Markham is one step closer to building an NHL-size arena after its city council narrowly decided to go ahead with plans to contribute public money to the project, despite having no permanent tenant lined up.

In a razor-thin 7-6 vote that followed hours of debate and input from residents, council rejected a motion that sought to scrap the current financial framework and withhold taxpayers’ money.

Under the terms of the initial financial framework, the City of Markham would borrow the $325 million for the arena, the private partners behind the project would repay half of the loan, and the city would pay off the other half through levies on developers.

The project still has some hurdles to clear before construction of the venue can begin, but it would have suffered a significant blow had council decided to kill the financing deal it has with GTA Sports and Entertainment and Remington Group.

“I think this is an exciting opportunity for our city and the fact that council agreed, the majority of council agreed, not to kill this project before we’ve completed all of our due diligence, quite honestly, is a really wise move on their part,” Mayor Frank Scarpitti said after the meeting.

In what was a spirited debate, more than 60 people signed up to have their say on the 20,000 seat, $325-million complex that would be built on a vacant lot near Highway 407 and Kennedy Road.

Residents who oppose the financial plan told council members that they don’t want taxpayers to be on the hook for any costs.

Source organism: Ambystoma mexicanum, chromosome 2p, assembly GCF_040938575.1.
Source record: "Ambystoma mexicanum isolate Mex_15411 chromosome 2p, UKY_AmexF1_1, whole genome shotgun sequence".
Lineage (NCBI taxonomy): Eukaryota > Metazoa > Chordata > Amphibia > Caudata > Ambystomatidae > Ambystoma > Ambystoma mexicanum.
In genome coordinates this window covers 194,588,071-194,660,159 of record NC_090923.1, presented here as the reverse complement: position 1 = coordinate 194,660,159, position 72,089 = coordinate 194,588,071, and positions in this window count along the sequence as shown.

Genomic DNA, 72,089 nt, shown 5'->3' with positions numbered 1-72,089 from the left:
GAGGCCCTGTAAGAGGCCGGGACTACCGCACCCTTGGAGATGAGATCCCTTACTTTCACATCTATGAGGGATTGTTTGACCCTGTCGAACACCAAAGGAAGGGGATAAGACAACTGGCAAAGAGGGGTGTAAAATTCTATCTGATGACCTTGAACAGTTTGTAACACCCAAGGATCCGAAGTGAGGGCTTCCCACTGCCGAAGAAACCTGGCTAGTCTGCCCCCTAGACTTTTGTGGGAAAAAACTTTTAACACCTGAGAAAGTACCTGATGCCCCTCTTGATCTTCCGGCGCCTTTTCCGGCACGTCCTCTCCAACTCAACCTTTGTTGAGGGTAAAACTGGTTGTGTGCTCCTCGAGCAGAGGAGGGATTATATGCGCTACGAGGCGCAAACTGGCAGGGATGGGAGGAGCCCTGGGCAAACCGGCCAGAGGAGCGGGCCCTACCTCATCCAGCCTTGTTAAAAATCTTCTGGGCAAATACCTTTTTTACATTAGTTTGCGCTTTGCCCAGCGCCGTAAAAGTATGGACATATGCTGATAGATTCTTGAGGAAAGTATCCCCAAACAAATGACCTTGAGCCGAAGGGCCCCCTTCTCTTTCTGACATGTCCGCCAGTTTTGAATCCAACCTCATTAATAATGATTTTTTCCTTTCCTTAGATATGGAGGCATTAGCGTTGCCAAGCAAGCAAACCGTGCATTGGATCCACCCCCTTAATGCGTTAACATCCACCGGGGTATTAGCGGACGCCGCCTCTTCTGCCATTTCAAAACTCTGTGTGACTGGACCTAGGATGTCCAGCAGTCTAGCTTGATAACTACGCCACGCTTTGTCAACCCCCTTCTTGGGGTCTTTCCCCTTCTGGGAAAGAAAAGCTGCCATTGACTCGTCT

“Just use private money, all private money and fill your boots if you want to chase the dream of an NHL franchise,” said resident Terry Churchill. “If you think you’re in that lottery, go right ahead, but get the $325 million (from the private sector).”

Opponents pointed to Hamilton, where that city is still paying out of its pocket to operate Copps Coliseum, which was built in the 1980s with the failed hope of attracting an NHL franchise. The building is currently home to an American Hockey League franchise.

Scarpitti tried to ease fears that Markham may suffer a financial loss.

“Half of the money will be coming from the private sector,” Scarpitti said before the meeting. “The other half is coming from the future growth that is happening in Markham over the next 20 years.”

The meeting lasted almost eight hours before councillors finally voted on the motion shortly before 3 a.m.

The motion, moved at an earlier meeting by Ward 5 Coun. Colin Campbell, suggested the current deal is not in the best interest of the city.

Council also approved the site plan for the arena, but the project still requires final approval from Markham's mayor and councillors before construction can proceed.

GTA Sports and Entertainment chairman and CEO Graeme Roustan formally submitted the site plan for the proposed arena last August. At that time, Roustan said he was hoping that construction would begin before the end of 2012.

After the marathon meeting, Roustan reacted to the close vote and said there is still plenty of work to do.

“I think that at the end of the day the city council listened to the citizens, the business community, (and) the developers, and what they’ve decided to do is to have staff continue working with me on this," Roustan said.

The proposed arena does not have a permanent tenant, but there are hopes the complex would help to lure a second NHL franchise to the GTA at some point in the future.

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